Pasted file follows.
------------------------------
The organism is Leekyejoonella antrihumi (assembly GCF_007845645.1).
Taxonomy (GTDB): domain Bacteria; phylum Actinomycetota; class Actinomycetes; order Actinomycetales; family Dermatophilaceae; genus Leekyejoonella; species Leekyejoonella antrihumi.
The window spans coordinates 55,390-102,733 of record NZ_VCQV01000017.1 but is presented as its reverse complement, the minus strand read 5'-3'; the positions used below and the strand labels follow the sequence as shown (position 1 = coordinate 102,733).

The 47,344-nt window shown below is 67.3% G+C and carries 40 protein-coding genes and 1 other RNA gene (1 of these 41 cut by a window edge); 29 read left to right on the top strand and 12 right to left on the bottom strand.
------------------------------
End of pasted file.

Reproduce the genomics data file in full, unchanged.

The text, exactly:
The organism is Leekyejoonella antrihumi (assembly GCF_007845645.1).
Taxonomy (GTDB): domain Bacteria; phylum Actinomycetota; class Actinomycetes; order Actinomycetales; family Dermatophilaceae; genus Leekyejoonella; species Leekyejoonella antrihumi.
The window spans coordinates 55,390-102,733 of record NZ_VCQV01000017.1 but is presented as its reverse complement, the minus strand read 5'-3'; the positions used below and the strand labels follow the sequence as shown (position 1 = coordinate 102,733).

The 47,344-nt window shown below is 67.3% G+C and carries 40 protein-coding genes and 1 other RNA gene (1 of these 41 cut by a window edge); 29 read left to right on the top strand and 12 right to left on the bottom strand.